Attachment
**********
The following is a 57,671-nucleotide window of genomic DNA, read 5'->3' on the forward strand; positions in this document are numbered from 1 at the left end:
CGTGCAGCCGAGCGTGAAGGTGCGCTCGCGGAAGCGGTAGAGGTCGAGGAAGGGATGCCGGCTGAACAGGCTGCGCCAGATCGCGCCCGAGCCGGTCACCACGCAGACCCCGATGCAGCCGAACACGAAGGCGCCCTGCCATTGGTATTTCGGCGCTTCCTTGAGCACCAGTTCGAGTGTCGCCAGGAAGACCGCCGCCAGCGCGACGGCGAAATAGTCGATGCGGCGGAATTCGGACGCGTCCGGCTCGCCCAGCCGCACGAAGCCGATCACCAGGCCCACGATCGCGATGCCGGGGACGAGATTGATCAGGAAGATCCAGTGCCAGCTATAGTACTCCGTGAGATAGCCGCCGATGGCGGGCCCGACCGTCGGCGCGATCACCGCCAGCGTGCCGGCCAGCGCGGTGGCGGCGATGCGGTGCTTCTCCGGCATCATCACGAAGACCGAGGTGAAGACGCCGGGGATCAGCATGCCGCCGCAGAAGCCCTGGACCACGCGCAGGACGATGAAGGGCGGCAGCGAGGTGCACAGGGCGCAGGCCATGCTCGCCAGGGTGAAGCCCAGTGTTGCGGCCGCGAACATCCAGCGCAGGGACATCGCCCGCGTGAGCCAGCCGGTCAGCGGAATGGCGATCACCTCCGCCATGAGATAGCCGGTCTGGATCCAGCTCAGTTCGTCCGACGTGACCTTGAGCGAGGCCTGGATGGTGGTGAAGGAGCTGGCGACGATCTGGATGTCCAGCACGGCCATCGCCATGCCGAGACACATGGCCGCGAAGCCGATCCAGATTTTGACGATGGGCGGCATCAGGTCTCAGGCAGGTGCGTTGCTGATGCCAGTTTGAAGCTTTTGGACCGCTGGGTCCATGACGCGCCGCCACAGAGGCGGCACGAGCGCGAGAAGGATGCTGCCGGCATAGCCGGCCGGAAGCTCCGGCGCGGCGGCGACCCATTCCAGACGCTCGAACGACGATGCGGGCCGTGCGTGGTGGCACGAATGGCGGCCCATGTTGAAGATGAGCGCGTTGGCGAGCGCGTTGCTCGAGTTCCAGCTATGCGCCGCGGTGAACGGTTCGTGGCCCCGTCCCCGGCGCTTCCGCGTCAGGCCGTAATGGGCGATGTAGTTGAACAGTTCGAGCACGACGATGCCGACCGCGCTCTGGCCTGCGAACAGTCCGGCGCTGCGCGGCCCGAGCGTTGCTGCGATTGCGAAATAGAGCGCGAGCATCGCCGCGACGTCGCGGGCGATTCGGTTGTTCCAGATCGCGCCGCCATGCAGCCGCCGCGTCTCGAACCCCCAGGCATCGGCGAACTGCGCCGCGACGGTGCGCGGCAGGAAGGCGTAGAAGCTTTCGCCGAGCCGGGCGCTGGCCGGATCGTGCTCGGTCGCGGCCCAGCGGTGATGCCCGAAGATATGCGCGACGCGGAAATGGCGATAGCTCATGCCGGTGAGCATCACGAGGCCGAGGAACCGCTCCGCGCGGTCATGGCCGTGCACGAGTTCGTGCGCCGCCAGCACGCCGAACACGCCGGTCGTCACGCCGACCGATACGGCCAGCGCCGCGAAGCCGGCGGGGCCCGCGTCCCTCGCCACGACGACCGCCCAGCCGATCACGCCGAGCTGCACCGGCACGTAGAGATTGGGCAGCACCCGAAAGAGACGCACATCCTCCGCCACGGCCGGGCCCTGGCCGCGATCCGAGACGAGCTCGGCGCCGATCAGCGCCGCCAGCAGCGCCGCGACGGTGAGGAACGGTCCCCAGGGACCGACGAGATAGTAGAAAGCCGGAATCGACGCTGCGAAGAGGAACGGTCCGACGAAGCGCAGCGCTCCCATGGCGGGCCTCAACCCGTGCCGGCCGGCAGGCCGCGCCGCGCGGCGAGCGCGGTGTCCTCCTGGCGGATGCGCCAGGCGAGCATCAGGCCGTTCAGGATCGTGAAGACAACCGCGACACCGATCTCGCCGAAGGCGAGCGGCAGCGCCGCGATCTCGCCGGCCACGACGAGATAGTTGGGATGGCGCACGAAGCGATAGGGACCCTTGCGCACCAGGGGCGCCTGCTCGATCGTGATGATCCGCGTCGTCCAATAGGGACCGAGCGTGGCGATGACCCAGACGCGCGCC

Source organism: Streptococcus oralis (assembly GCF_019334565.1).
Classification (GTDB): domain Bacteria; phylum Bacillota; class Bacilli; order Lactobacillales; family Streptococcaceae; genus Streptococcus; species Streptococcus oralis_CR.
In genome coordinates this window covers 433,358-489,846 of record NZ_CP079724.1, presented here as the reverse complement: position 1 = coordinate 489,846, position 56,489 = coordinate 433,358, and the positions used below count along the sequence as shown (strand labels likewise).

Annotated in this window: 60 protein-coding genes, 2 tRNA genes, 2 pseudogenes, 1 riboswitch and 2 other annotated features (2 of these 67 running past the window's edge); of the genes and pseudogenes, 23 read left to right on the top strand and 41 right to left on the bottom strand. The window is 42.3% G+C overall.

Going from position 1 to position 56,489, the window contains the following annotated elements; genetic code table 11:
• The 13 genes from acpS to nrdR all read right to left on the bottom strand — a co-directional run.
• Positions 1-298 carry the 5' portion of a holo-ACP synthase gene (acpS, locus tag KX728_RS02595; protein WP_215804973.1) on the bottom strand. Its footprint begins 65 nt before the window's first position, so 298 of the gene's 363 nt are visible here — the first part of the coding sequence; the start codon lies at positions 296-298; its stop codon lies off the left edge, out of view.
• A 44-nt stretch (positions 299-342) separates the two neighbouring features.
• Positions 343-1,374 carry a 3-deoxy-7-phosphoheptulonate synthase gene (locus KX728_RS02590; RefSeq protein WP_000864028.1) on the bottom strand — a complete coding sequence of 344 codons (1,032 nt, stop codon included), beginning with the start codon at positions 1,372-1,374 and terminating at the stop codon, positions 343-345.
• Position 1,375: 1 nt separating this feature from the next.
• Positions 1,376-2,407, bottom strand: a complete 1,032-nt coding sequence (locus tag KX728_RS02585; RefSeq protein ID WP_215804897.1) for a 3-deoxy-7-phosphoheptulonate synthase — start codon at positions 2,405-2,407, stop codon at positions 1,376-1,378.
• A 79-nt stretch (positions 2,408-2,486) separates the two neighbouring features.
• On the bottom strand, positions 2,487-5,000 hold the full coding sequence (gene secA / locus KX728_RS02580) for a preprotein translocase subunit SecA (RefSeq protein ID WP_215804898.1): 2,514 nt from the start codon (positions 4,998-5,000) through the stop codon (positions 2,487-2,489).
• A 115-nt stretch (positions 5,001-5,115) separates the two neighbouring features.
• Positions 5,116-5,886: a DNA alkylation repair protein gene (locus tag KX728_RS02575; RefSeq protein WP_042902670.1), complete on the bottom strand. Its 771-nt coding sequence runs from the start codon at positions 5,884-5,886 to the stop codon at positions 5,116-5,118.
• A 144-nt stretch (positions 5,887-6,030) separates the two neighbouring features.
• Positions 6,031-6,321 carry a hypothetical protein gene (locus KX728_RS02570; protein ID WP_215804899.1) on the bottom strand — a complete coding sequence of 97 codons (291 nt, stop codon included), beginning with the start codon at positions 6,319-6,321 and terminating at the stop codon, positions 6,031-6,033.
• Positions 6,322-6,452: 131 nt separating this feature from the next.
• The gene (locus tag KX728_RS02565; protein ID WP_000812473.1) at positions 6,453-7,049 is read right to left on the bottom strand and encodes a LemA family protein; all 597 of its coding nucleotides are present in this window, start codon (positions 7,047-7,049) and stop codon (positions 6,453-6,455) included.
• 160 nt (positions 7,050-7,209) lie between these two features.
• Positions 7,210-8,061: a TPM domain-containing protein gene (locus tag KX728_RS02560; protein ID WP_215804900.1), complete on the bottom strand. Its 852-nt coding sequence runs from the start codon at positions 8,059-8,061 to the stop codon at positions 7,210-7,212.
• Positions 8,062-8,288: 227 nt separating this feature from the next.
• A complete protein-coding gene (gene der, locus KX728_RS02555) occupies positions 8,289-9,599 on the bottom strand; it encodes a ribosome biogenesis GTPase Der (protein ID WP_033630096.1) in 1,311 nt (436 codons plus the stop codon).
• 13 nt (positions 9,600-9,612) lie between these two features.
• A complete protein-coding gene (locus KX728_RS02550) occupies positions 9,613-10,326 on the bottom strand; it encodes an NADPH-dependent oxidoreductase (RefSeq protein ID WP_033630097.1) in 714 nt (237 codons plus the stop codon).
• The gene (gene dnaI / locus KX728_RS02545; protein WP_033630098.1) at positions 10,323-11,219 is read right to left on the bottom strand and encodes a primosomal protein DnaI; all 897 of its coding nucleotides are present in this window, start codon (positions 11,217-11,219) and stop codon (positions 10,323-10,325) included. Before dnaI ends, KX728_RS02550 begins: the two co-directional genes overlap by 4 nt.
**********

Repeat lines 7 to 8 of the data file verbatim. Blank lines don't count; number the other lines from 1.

Going from position 1 to position 56,489, the window contains the following annotated elements; genetic code table 11:
• The 13 genes from acpS to nrdR all read right to left on the bottom strand — a co-directional run.